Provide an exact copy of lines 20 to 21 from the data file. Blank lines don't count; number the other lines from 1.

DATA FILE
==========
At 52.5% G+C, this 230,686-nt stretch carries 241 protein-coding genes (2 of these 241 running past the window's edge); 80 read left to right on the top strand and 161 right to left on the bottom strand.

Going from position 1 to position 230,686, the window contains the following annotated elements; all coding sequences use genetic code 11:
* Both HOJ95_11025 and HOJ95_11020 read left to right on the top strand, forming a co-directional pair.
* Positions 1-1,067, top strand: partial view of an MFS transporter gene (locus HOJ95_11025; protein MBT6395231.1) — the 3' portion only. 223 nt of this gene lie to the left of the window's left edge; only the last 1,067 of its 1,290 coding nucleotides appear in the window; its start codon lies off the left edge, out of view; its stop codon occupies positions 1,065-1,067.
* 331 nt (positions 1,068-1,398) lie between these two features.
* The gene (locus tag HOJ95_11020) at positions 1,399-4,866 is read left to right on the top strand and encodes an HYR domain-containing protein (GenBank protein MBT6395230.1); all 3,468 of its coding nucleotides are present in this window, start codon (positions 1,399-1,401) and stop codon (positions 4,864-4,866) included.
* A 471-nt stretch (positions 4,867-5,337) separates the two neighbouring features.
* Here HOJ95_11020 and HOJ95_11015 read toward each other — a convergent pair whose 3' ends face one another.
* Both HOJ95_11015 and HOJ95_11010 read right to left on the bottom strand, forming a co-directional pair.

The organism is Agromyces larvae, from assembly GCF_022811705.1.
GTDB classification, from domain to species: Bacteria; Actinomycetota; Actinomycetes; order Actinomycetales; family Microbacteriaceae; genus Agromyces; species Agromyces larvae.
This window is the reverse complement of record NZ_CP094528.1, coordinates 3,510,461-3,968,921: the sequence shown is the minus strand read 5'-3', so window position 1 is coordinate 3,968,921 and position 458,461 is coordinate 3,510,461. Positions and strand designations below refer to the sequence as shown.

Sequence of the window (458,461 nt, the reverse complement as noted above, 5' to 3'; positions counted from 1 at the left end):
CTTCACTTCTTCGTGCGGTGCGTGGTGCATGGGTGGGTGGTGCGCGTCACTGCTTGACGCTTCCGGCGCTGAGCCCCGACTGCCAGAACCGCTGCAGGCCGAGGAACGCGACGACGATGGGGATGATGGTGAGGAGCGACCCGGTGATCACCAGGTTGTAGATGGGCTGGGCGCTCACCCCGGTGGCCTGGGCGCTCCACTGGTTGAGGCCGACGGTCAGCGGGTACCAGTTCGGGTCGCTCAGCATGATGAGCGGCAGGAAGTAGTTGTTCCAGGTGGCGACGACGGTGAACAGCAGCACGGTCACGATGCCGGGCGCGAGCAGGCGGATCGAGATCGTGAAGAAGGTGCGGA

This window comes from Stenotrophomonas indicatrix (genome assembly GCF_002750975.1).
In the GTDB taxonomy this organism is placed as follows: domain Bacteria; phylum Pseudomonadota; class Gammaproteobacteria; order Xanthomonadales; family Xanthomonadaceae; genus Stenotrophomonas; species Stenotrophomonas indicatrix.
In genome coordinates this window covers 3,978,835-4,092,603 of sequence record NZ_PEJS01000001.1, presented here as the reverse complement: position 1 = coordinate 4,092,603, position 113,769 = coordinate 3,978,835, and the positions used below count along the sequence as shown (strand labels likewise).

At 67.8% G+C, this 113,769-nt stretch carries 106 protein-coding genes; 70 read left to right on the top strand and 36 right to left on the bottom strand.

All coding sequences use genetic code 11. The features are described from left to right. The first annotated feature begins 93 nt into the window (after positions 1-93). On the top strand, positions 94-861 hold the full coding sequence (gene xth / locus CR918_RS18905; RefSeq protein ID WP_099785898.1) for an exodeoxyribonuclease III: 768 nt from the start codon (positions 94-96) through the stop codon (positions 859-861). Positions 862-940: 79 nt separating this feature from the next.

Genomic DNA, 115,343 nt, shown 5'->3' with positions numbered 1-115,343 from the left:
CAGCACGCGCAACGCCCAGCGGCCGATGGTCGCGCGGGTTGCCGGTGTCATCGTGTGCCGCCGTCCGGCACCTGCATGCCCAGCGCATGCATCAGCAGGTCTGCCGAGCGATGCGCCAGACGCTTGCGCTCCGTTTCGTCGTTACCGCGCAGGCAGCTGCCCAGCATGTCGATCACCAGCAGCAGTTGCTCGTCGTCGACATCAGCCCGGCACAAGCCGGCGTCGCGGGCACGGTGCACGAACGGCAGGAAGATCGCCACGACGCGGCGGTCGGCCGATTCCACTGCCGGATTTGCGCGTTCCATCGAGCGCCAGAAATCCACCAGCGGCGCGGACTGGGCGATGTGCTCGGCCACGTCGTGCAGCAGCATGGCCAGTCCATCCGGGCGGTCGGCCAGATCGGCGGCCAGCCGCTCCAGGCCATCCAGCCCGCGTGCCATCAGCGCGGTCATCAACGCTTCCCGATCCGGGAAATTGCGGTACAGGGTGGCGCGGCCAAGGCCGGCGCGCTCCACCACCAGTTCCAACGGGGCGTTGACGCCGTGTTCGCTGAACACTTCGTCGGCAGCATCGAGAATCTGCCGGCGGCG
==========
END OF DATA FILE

Genomic DNA, 115,343 nt, shown 5'->3' with positions numbered 1-115,343 from the left:
CAGCACGCGCAACGCCCAGCGGCCGATGGTCGCGCGGGTTGCCGGTGTCATCGTGTGCCGCCGTCCGGCACCTGCATGCCCAGCGCATGCATCAGCAGGTCTGCCGAGCGATGCGCCAGACGCTTGCGCTCCGTTTCGTCGTTACCGCGCAGGCAGCTGCCCAGCATGTCGATCACCAGCAGCAGTTGCTCGTCGTCGACATCAGCCCGGCACAAGCCGGCGTCGCGGGCACGGTGCACGAACGGCAGGAAGATCGCCACGACGCGGCGGTCGGCCGATTCCACTGCCGGATTTGCGCGTTCCATCGAGCGCCAGAAATCCACCAGCGGCGCGGACTGGGCGATGTGCTCGGCCACGTCGTGCAGCAGCATGGCCAGTCCATCCGGGCGGTCGGCCAGATCGGCGGCCAGCCGCTCCAGGCCATCCAGCCCGCGTGCCATCAGCGCGGTCATCAACGCTTCCCGATCCGGGAAATTGCGGTACAGGGTGGCGCGGCCAAGGCCGGCGCGCTCCACCACCAGTTCCAACGGGGCGTTGACGCCGTGTTCGCTGAACACTTCGTCGGCAGCATCGAGAATCTGCCGGCGGCG